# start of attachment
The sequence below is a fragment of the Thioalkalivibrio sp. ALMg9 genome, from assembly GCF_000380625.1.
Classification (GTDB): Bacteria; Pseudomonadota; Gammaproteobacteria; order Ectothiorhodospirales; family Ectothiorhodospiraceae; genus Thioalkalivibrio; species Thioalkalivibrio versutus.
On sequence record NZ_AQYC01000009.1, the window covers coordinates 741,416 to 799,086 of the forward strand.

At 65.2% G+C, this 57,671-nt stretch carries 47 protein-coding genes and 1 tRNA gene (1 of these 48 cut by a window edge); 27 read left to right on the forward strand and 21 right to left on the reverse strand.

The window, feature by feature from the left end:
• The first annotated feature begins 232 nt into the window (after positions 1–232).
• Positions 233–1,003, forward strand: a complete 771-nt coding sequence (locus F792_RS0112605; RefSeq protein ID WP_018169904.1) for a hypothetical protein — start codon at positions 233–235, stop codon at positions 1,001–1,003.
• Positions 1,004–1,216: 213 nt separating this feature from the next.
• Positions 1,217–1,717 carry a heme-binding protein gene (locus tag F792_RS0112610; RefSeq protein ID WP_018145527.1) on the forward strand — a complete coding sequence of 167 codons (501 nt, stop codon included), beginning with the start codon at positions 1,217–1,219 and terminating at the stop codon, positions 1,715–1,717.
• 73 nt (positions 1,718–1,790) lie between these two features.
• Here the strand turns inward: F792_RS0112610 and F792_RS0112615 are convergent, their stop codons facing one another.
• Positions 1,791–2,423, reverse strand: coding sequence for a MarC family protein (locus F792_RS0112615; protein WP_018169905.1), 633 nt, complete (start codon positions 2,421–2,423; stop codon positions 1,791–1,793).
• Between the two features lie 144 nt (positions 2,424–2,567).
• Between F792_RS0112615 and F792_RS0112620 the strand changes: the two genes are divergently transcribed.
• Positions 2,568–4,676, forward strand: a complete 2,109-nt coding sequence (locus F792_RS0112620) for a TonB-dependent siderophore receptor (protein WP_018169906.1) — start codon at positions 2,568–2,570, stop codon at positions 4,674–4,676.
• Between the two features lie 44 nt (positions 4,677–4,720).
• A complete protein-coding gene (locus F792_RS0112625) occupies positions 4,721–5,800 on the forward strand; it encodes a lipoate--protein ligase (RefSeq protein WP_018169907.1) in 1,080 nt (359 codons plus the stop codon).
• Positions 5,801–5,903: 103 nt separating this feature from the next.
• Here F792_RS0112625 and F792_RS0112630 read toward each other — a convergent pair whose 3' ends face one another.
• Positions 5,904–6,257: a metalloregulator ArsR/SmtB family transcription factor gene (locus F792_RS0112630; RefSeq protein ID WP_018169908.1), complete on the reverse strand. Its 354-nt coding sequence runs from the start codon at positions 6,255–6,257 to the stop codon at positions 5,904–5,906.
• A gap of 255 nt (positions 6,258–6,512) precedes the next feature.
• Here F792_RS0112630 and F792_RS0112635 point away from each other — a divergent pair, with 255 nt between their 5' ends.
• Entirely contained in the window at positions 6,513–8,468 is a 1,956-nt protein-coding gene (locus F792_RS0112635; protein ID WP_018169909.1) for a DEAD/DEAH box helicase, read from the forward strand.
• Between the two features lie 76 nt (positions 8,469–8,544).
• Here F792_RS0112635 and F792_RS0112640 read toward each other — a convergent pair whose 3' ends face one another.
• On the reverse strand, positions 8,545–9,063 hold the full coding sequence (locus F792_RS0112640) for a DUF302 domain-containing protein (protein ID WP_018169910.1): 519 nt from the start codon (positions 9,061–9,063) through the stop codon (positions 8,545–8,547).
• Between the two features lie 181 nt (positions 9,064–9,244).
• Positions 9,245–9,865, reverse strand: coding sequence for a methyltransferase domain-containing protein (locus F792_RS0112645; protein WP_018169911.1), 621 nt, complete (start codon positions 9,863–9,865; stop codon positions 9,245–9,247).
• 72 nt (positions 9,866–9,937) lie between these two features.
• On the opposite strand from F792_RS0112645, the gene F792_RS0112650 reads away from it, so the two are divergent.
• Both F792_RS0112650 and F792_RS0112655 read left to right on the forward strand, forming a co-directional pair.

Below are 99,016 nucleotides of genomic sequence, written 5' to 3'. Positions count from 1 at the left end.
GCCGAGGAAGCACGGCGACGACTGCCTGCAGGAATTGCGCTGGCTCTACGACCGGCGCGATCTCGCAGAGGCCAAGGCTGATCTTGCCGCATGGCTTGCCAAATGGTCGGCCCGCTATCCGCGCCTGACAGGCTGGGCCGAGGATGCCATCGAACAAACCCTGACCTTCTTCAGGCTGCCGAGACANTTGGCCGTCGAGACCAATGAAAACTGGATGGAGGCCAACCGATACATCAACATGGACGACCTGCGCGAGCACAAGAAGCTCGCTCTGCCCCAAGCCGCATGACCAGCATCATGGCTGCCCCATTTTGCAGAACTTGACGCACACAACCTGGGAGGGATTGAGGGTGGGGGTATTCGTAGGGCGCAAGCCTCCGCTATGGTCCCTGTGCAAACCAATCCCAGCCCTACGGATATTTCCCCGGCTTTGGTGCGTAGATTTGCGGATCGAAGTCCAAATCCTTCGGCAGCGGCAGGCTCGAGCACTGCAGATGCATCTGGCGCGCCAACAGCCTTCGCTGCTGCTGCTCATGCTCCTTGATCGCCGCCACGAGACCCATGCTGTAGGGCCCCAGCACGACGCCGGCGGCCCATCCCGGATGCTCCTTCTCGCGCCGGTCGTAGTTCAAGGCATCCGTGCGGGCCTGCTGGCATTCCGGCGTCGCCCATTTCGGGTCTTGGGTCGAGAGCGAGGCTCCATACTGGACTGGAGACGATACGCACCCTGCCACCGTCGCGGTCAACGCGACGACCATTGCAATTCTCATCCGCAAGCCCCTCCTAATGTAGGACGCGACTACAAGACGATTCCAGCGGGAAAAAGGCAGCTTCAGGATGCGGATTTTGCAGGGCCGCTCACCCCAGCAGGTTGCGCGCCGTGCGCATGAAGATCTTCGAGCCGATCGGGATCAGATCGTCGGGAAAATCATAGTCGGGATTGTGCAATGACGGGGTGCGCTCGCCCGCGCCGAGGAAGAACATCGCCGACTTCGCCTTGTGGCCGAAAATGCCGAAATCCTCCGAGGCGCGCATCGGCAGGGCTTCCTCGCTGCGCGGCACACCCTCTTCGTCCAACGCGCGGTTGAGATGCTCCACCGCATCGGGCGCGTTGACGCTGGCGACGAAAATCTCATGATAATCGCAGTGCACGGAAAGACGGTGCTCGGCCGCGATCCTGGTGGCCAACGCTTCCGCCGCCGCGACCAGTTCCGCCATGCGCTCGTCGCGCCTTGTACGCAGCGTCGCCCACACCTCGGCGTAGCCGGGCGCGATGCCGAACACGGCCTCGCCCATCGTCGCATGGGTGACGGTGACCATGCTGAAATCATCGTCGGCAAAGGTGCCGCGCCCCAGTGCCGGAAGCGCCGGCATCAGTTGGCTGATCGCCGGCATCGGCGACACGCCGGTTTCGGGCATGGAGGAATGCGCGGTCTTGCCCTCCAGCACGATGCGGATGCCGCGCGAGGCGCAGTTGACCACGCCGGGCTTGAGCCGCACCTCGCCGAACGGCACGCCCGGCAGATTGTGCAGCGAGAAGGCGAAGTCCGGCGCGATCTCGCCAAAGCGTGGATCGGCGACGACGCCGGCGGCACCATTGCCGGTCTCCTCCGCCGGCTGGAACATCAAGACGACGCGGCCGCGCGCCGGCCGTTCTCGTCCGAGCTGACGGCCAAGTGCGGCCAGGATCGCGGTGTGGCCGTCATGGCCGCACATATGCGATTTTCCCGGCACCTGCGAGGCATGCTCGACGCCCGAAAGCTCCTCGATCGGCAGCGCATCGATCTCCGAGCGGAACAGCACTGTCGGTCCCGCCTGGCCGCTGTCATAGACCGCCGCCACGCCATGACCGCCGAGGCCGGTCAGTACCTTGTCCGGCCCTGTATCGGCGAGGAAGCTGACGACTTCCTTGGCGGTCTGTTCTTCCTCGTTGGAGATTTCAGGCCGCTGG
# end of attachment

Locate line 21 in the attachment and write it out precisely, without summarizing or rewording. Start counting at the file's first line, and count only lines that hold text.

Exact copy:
• A gap of 255 nt (positions 6,258–6,512) precedes the next feature.